On the basis of previous studies showing that IGF-I triggers stimulatory effects in malignant mesothelioma as well as in lung cancer cells [31-32], we began our study evaluating the transduction signaling activated by IGF-I in IST-MES1 mesothelioma and A549 lung cancer cells, which were used as model system. First, we determined that in both cell types IGF-I induces the phosphorylation of IGF-IR (Figure 1A) and both ERK (Figure 1B) and p-38 (Figure 1C). As expected, these responses were no longer observed after IGF-IR silencing (Figure 1A-1E). The activation of ERK triggered by IGF-I was abolished in the presence of the IGF-IR inhibitor AG and the MEK inhibitor PD, but it still persisted using the p-38 inhibitor SB (Figure 1F). The phosphorylation of p-38 was prevented by AG and SB, but not in the presence of PD (Figure 1G). In addition, we assessed that the phosphorylation of IGF-IR induced by IGF-I is inhibited exclusively by AG, but not in the presence of PD and SB (data not shown), then suggesting that the activation of both ERK and p-38 relies directly on IGF-IR phosphorylation upon IGF-I exposure. On the basis of our previous data showing that IGF-I signaling cooperates with several GPCR family members, including GPER, toward cancer progression [19, 25], we evaluated whether IGF-I regulates GPER expression in IST-MES1 and A549 cells. In this regard, time-course experiments demonstrated that IGF-I up-regulates GPER at both mRNA (Figure 2A) and protein levels (Figure 2B). Moreover, we ascertained that these responses to IGF-I occurred through IGF-IR, as the induction of GPER mRNA (data not shown) and protein levels (Figure 2C-2E) was abolished by knocking-down IGF-IR expression. Recapitulating the aforementioned findings, the transactivation of the GPER promoter by IGF-I was prevented by IGF-IR silencing (Figure 2F), and the IGF-I induced GPER protein up-regulation was abrogated in the presence of AG, PD and SB (Figure 2G). Taken together, these results indicate that the IGF-I/IGF-IR transduction pathway stimulates GPER expression through ERK and p-38 signaling. In order to further investigate this functional cross-talk between IGF-IR and GPER, we performed co-immunoprecipitation studies determining that IGF-I triggers also a direct interaction between these receptors in both IST-MES1 and A549 cells upon either 1 h (data not shown) or 8 h treatment with IGF-I (Figure 2H-2I), thus suggesting that the interaction between IGF-IR and GPER may occur without a newly protein expression of GPER.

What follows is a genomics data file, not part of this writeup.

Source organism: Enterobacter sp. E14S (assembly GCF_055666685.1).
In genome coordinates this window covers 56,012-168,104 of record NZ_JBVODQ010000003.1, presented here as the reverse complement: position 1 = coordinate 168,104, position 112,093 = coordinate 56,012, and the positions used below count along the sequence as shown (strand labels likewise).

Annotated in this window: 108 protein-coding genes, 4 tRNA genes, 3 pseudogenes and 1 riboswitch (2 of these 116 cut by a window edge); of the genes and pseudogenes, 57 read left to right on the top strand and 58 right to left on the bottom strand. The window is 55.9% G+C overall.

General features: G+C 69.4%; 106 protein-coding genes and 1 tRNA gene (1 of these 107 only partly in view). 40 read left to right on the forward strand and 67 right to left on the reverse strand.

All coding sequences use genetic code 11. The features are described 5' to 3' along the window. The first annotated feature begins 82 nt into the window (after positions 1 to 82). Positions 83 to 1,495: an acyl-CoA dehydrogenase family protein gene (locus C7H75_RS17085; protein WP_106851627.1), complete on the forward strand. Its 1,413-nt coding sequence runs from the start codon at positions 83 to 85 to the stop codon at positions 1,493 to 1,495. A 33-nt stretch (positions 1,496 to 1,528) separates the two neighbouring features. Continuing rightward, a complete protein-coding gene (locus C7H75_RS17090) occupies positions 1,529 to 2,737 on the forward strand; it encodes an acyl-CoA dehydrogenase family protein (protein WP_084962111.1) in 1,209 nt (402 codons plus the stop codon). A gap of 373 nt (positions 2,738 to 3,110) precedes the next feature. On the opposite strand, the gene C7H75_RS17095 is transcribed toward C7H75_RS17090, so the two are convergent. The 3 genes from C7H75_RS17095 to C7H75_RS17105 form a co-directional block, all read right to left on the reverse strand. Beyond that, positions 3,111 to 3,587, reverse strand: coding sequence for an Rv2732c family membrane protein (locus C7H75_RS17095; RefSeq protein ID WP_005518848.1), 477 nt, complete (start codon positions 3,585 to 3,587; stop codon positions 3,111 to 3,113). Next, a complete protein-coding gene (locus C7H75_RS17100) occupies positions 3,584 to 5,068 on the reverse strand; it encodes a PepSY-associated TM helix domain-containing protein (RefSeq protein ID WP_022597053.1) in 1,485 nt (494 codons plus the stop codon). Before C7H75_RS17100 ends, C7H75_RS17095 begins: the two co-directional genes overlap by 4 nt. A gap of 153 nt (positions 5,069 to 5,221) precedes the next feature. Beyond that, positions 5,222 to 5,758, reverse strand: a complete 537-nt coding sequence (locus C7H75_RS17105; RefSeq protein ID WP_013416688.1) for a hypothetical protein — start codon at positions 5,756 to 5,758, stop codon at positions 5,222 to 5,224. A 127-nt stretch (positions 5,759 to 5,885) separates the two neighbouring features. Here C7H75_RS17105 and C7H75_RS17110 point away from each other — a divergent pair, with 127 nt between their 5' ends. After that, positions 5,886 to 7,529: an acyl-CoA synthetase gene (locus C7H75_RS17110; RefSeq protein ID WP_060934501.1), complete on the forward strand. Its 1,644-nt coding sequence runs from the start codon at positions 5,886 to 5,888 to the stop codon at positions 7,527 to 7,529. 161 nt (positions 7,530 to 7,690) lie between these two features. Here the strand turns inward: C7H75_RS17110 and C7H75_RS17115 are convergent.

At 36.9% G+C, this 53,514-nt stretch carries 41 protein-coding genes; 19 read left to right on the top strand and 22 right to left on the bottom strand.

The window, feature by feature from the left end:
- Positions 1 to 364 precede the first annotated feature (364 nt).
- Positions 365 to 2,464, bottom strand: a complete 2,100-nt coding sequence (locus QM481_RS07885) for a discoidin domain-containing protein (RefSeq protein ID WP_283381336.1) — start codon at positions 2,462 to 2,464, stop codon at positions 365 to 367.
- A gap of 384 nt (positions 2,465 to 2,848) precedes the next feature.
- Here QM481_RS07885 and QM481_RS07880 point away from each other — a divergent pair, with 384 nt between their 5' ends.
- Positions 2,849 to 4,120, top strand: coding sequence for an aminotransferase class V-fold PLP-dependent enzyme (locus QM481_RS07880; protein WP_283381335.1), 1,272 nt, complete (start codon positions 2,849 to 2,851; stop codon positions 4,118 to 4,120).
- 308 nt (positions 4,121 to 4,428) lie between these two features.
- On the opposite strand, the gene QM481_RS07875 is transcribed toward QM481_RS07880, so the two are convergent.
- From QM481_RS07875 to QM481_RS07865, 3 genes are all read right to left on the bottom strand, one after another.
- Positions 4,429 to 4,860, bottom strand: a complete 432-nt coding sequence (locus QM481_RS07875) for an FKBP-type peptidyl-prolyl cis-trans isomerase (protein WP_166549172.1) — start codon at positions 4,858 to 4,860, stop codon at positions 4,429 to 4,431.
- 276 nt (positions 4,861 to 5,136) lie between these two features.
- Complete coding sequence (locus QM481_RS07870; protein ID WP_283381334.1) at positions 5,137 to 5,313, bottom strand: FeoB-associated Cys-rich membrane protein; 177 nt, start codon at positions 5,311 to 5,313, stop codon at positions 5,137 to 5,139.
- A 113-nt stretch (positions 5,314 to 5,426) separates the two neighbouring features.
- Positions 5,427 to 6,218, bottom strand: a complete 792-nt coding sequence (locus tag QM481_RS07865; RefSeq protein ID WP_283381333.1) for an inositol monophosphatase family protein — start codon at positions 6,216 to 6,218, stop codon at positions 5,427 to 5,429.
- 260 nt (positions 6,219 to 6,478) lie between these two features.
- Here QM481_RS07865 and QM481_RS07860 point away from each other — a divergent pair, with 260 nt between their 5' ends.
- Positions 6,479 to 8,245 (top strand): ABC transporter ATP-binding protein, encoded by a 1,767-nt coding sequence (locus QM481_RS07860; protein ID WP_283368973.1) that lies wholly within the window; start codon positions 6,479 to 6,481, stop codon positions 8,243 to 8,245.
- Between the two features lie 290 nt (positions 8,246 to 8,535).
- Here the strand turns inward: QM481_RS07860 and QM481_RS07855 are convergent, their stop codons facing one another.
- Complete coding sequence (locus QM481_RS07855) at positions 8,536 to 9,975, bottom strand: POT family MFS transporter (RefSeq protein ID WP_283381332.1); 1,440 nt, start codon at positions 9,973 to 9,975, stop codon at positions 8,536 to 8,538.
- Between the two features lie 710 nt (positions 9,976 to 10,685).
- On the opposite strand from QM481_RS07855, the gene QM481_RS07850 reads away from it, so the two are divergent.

Figure 1:

Figure 1: Rapid activation of transduction signaling by IGF-I in IST-MES 1 and A549 cells. IGF-IR A., ERK B. and p-38 C. phosphorylation in cells transfected for 24 h with shRNA or shIGF-IR treated with vehicle (-) or 100 ng/ml IGF-I for 15 min. D.-E. Efficacy of IGF-IR silencing. ERK F. and p-38 G. activation in cells treated for 15 min with vehicle (-) or 100 ng/ml IGF-I alone and in combination with either 1 μM IGF-IR inhibitor tyrphostin AG1024 (AG), or 1 μM MEK inhibitor PD98059 (PD) or 1 μM p38 inhibitor SB202190 (SB). Side panels show densitometric analysis of the blots normalized to β-actin, ERK2 and p38 that served as loading controls respectively for pIGF-IR, pERK and p-p38. Data shown are the mean ± SD of three independent experiments. (■) p < 0.05 for cells receiving vehicle (-) versus treatments.